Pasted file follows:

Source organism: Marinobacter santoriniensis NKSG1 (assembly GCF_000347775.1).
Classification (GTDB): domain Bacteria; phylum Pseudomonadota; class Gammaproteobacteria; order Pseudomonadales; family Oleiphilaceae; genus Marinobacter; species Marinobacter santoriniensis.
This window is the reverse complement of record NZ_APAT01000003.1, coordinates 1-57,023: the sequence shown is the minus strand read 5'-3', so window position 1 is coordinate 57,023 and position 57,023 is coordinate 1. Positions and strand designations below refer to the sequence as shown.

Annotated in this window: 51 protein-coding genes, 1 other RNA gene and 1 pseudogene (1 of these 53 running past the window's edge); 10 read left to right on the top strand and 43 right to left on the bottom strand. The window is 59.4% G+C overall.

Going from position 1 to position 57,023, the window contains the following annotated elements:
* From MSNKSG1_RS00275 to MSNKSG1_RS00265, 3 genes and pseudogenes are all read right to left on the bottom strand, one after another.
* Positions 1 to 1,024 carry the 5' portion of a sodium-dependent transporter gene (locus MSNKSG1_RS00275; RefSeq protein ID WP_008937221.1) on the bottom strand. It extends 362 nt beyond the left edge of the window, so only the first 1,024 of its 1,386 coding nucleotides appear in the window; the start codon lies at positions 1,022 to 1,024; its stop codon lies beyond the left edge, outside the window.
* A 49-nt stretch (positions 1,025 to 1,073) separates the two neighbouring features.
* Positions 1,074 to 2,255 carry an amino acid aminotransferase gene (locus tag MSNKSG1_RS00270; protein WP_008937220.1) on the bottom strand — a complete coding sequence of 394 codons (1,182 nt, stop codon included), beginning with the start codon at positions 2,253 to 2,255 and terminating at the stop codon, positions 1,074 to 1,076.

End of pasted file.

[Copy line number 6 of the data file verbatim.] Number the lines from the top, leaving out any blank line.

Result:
* From MSNKSG1_RS00275 to MSNKSG1_RS00265, 3 genes and pseudogenes are all read right to left on the bottom strand, one after another.